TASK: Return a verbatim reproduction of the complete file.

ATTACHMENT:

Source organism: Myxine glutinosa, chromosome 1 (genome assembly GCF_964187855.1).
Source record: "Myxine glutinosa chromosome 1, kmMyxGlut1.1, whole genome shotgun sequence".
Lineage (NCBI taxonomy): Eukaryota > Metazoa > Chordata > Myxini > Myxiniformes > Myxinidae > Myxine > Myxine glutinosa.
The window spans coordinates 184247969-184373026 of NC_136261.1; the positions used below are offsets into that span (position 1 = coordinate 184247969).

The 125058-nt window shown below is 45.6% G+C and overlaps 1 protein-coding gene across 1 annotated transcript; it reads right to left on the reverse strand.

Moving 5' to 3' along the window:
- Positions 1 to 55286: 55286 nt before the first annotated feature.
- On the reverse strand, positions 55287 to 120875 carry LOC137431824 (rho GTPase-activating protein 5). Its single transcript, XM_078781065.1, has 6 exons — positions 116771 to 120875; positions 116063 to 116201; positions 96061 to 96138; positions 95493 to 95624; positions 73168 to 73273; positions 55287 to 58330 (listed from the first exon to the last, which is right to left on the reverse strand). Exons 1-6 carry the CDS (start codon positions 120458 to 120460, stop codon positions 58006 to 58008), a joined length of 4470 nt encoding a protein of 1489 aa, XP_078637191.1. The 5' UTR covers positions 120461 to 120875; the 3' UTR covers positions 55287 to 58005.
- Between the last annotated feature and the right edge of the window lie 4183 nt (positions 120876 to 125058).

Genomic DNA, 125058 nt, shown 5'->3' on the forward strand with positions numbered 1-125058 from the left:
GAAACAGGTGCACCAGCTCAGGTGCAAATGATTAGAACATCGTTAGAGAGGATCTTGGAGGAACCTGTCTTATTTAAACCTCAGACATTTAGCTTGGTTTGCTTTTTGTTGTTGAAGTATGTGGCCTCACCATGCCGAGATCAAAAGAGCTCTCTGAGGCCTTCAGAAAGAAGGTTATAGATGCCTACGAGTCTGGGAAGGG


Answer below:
Source organism: Myxine glutinosa, chromosome 1 (genome assembly GCF_964187855.1).
Source record: "Myxine glutinosa chromosome 1, kmMyxGlut1.1, whole genome shotgun sequence".
Lineage (NCBI taxonomy): Eukaryota > Metazoa > Chordata > Myxini > Myxiniformes > Myxinidae > Myxine > Myxine glutinosa.
The window spans coordinates 184247969-184373026 of NC_136261.1; the positions used below are offsets into that span (position 1 = coordinate 184247969).

The 125058-nt window shown below is 45.6% G+C and overlaps 1 protein-coding gene across 1 annotated transcript; it reads right to left on the reverse strand.

Moving 5' to 3' along the window:
- Positions 1 to 55286: 55286 nt before the first annotated feature.
- On the reverse strand, positions 55287 to 120875 carry LOC137431824 (rho GTPase-activating protein 5). Its single transcript, XM_078781065.1, has 6 exons — positions 116771 to 120875; positions 116063 to 116201; positions 96061 to 96138; positions 95493 to 95624; positions 73168 to 73273; positions 55287 to 58330 (listed from the first exon to the last, which is right to left on the reverse strand). Exons 1-6 carry the CDS (start codon positions 120458 to 120460, stop codon positions 58006 to 58008), a joined length of 4470 nt encoding a protein of 1489 aa, XP_078637191.1. The 5' UTR covers positions 120461 to 120875; the 3' UTR covers positions 55287 to 58005.
- Between the last annotated feature and the right edge of the window lie 4183 nt (positions 120876 to 125058).

Genomic DNA, 125058 nt, shown 5'->3' on the forward strand with positions numbered 1-125058 from the left:
GAAACAGGTGCACCAGCTCAGGTGCAAATGATTAGAACATCGTTAGAGAGGATCTTGGAGGAACCTGTCTTATTTAAACCTCAGACATTTAGCTTGGTTTGCTTTTTGTTGTTGAAGTATGTGGCCTCACCATGCCGAGATCAAAAGAGCTCTCTGAGGCCTTCAGAAAGAAGGTTATAGATGCCTACGAGTCTGGGAAGGG